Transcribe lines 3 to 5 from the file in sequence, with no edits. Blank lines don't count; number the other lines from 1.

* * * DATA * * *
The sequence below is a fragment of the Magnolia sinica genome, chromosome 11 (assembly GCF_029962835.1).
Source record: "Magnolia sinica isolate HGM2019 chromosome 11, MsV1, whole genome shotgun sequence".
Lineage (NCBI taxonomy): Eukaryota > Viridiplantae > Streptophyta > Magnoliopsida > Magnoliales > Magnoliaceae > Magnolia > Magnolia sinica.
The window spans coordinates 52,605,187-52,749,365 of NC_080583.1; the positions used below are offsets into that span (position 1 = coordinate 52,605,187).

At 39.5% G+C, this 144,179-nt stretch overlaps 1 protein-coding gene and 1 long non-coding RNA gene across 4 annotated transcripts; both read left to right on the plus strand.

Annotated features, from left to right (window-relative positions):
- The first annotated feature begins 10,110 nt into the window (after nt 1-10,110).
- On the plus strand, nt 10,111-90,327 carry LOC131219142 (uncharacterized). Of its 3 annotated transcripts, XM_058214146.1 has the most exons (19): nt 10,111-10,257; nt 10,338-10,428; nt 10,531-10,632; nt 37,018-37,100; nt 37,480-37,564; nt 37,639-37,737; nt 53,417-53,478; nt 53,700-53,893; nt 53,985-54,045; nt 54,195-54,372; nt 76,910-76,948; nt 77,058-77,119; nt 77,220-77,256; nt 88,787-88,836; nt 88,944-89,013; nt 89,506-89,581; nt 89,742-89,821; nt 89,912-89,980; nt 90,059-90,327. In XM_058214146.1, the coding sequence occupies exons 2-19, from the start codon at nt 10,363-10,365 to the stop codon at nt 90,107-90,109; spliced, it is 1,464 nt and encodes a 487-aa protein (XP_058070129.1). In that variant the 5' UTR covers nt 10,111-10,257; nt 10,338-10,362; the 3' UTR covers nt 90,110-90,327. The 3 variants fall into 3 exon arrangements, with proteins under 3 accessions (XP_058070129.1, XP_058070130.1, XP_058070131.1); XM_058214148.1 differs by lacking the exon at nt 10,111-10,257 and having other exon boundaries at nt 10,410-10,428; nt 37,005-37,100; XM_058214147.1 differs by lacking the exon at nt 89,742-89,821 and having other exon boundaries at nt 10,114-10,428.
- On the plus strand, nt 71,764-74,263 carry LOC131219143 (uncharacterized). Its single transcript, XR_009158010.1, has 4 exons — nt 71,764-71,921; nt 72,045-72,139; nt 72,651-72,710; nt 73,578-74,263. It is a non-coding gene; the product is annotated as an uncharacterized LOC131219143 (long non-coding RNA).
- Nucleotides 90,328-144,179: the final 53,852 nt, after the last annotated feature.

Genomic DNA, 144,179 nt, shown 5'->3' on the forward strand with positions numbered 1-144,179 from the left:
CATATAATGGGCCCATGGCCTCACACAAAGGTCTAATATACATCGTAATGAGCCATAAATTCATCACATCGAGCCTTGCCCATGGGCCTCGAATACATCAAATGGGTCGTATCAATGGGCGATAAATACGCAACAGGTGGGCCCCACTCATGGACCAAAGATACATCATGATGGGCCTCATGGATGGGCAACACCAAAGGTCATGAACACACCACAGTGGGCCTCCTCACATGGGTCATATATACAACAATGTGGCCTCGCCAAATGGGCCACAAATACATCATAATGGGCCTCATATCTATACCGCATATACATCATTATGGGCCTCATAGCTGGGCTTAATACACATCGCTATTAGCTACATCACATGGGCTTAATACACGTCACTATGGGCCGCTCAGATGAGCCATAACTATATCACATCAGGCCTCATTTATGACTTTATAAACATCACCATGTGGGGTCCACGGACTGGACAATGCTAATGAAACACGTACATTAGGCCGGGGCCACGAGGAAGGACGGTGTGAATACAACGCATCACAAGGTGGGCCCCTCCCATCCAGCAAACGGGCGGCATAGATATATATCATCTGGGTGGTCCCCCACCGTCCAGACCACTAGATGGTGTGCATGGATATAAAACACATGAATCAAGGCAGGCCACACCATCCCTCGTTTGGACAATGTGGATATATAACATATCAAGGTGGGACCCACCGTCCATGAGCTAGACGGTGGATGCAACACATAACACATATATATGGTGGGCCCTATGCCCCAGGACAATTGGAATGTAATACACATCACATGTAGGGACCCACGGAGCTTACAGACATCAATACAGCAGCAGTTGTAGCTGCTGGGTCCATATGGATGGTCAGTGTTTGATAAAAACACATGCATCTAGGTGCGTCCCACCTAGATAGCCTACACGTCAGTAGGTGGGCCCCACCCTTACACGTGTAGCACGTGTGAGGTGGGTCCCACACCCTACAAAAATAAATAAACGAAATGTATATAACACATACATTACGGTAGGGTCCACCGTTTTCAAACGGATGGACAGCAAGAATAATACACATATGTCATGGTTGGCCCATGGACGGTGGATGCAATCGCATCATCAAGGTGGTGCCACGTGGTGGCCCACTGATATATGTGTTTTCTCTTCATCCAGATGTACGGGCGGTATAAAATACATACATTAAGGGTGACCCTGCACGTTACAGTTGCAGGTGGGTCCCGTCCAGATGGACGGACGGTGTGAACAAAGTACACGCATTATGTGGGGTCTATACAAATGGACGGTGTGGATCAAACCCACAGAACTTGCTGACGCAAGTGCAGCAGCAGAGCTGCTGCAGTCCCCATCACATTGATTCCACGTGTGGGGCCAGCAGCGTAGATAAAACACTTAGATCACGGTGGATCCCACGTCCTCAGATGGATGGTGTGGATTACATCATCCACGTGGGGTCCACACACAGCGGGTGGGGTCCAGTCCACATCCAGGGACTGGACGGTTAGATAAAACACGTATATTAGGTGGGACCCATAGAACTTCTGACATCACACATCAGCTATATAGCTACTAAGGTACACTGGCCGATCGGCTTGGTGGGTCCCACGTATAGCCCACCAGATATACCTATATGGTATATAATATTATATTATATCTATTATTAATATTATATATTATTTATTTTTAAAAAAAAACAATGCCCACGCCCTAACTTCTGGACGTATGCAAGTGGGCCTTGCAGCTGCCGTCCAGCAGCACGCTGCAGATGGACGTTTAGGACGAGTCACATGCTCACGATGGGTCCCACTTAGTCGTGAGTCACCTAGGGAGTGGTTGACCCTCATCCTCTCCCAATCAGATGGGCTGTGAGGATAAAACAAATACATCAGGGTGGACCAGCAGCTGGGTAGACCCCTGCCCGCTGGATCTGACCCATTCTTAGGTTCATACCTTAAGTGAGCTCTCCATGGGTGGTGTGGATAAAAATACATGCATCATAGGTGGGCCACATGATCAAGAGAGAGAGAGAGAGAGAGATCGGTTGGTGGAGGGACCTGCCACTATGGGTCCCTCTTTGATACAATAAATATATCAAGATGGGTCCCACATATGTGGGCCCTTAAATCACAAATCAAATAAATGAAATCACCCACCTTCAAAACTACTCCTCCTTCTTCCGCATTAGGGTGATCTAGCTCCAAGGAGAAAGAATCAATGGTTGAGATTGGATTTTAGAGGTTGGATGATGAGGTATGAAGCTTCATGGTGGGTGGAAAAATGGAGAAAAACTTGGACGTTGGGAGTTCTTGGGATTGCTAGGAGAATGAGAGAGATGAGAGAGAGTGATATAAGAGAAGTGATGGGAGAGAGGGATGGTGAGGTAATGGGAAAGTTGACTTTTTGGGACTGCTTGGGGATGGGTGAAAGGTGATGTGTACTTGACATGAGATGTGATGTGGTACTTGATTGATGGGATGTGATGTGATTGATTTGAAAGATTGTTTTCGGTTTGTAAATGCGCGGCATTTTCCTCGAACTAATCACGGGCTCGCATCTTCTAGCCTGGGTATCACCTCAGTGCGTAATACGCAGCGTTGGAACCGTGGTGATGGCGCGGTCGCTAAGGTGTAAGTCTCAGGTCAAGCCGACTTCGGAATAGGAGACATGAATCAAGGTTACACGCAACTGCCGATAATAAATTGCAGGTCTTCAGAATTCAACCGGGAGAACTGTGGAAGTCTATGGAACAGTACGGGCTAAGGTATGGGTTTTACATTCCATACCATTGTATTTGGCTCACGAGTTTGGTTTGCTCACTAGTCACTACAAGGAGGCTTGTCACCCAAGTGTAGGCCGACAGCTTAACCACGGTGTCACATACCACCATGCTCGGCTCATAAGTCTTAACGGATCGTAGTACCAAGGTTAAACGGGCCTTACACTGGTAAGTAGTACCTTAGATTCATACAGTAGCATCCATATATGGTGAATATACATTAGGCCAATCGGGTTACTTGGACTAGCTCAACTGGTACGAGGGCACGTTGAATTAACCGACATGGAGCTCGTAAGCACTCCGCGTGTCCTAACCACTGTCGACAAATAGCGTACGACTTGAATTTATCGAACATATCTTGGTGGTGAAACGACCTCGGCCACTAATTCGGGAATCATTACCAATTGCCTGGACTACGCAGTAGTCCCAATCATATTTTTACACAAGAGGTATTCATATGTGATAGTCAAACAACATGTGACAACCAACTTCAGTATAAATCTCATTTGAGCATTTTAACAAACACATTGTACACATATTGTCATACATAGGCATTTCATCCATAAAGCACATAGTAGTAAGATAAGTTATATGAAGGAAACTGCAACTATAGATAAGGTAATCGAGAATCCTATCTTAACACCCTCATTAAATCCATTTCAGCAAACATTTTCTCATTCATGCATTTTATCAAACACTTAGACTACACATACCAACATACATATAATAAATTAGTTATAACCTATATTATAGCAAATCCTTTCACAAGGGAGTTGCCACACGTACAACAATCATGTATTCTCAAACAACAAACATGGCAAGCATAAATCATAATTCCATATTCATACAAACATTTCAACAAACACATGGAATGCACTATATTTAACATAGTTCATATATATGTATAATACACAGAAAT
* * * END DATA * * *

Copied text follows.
Lineage (NCBI taxonomy): Eukaryota > Viridiplantae > Streptophyta > Magnoliopsida > Magnoliales > Magnoliaceae > Magnolia > Magnolia sinica.
The window spans coordinates 52,605,187-52,749,365 of NC_080583.1; the positions used below are offsets into that span (position 1 = coordinate 52,605,187).

At 39.5% G+C, this 144,179-nt stretch overlaps 1 protein-coding gene and 1 long non-coding RNA gene across 4 annotated transcripts; both read left to right on the plus strand.